The upcoming gala will feature keynote speaker Archbishop Francis Leo who will send his remarks via video, a performance by the St. Michael's Choir School, a full-course meal and a silent fundraiser auction with chances to win tickets to events such as a luxury suite for a Toronto Blue Jays’ game and a Taylor Swift concert. 

Going along with the woodlands theme that will feature decor reminiscent of Ontario during the time in which the martyrs journeyed 400 years ago, there will also be a retrospective presentation of the shrine delving into its history as its centennial approaches.

June’s gala promises to be the first of several major events preparing for the centennial. Another is the 40th anniversary of the historic visit of Pope John Paul to the Martyrs’ Shrine, which will be commemorated with an outdoor Mass in September. The shrine also will look to bring the relics of Brébeuf and St. Kateri Tekakwitha on the road for a national devotional tour during the centennial year, the first of its kind for the treasured relics.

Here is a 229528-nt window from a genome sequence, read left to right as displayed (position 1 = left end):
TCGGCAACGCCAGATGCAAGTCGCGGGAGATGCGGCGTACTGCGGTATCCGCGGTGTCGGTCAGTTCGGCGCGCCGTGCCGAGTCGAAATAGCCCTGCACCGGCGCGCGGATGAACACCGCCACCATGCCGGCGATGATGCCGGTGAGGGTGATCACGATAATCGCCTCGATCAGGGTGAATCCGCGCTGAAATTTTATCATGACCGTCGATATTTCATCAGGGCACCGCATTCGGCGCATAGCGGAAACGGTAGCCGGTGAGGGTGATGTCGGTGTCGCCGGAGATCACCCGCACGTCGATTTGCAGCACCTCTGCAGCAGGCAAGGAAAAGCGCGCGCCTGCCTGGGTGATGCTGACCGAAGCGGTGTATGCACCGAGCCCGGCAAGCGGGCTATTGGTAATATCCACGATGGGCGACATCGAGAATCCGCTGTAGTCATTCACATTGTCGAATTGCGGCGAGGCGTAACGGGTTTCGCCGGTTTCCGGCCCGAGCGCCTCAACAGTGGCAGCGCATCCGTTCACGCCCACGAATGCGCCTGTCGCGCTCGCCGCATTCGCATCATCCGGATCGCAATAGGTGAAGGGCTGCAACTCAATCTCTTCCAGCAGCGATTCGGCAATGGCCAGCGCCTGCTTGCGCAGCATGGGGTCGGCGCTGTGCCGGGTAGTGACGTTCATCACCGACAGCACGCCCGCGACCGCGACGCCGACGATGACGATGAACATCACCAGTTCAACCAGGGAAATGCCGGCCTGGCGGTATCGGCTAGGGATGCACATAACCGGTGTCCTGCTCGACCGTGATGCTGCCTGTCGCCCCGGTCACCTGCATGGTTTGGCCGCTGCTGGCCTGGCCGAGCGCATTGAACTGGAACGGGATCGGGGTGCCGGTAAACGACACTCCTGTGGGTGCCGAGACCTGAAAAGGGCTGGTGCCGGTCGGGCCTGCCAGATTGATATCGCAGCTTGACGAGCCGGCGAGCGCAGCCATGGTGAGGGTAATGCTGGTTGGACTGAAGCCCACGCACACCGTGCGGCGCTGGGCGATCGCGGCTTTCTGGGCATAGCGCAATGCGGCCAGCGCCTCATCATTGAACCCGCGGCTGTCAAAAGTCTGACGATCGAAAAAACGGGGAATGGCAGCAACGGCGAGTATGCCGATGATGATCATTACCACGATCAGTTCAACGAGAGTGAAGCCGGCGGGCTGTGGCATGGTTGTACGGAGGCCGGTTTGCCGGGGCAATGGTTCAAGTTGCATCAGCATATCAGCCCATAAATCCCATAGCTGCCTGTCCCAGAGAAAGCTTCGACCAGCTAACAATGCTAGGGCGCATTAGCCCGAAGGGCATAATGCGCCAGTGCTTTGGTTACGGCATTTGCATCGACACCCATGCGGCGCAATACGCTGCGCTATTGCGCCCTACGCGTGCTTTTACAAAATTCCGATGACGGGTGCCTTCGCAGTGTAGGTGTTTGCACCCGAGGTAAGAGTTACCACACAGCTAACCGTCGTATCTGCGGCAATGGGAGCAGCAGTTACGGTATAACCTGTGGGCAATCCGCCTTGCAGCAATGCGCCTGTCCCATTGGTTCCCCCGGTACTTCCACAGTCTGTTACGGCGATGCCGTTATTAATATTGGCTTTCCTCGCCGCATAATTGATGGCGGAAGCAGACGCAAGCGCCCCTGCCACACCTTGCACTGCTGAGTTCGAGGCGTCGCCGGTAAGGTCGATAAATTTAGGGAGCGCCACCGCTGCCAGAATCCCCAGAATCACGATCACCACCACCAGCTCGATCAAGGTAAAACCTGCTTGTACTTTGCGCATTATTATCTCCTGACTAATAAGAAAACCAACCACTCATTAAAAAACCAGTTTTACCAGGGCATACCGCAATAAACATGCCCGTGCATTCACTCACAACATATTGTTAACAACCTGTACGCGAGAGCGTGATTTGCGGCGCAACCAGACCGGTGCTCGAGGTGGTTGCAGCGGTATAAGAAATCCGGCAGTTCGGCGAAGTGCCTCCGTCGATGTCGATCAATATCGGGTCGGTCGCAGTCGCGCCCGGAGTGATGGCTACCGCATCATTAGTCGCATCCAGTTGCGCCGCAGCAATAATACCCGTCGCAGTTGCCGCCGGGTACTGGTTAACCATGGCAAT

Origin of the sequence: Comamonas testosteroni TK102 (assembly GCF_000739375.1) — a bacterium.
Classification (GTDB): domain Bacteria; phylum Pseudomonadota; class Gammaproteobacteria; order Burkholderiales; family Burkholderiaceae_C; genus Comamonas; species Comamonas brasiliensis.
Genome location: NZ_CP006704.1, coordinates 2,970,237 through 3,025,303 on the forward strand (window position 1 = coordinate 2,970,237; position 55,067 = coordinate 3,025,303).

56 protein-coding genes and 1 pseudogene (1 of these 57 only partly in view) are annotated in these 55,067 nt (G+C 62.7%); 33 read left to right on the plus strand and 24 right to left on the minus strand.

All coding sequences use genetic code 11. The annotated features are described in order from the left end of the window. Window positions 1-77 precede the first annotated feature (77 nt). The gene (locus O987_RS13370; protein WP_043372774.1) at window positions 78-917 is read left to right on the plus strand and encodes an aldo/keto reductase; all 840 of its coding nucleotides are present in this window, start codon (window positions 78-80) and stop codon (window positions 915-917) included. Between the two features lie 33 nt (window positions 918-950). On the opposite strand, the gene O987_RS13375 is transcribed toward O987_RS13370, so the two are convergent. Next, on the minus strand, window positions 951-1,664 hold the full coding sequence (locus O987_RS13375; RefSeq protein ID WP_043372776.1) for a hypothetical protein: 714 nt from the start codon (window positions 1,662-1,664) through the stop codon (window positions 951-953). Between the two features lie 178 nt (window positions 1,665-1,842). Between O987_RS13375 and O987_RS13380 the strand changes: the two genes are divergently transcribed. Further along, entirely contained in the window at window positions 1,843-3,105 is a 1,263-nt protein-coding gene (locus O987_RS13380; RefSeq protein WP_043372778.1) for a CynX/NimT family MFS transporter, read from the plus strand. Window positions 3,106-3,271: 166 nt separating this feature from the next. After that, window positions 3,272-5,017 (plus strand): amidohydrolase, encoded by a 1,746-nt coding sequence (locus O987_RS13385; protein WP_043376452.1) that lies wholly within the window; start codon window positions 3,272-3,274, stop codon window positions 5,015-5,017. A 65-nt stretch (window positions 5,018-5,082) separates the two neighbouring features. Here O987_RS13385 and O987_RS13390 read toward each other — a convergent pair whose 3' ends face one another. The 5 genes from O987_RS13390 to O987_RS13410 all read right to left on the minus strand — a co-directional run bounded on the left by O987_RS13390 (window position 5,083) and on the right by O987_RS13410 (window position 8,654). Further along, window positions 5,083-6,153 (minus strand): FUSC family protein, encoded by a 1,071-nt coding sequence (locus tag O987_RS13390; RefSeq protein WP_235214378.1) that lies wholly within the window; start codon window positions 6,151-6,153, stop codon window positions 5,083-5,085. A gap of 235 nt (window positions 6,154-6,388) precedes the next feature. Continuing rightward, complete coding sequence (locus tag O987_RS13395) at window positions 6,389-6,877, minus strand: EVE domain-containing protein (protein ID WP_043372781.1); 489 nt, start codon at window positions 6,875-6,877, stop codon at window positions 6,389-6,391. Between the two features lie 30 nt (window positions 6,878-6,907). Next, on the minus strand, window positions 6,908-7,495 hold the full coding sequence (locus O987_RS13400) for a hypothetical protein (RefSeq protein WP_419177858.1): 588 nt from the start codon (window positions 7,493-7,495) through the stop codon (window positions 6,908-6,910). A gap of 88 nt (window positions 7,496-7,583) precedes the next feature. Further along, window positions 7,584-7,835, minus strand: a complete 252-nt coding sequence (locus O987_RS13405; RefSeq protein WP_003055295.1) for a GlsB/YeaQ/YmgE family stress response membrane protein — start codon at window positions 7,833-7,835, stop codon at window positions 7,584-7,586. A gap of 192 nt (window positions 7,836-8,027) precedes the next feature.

Though an early start to the centennial celebrations, excitement is already brewing among the Martyrs’ Shrine community. 

“I have been visiting the Martyrs’ Shrine regularly since my parents introduced us to the Polish pilgrimage as children,” said gala chair Anna Migliore. “It has been a place of peace, reflection and inspiration in my life. I am honoured to serve on the board of trustees and to help plan a very special evening for all our guests at our inaugural Toronto gala. The food, decor, auction and entertainment will be spectacular. We hope to see many there or at the shrine this season.”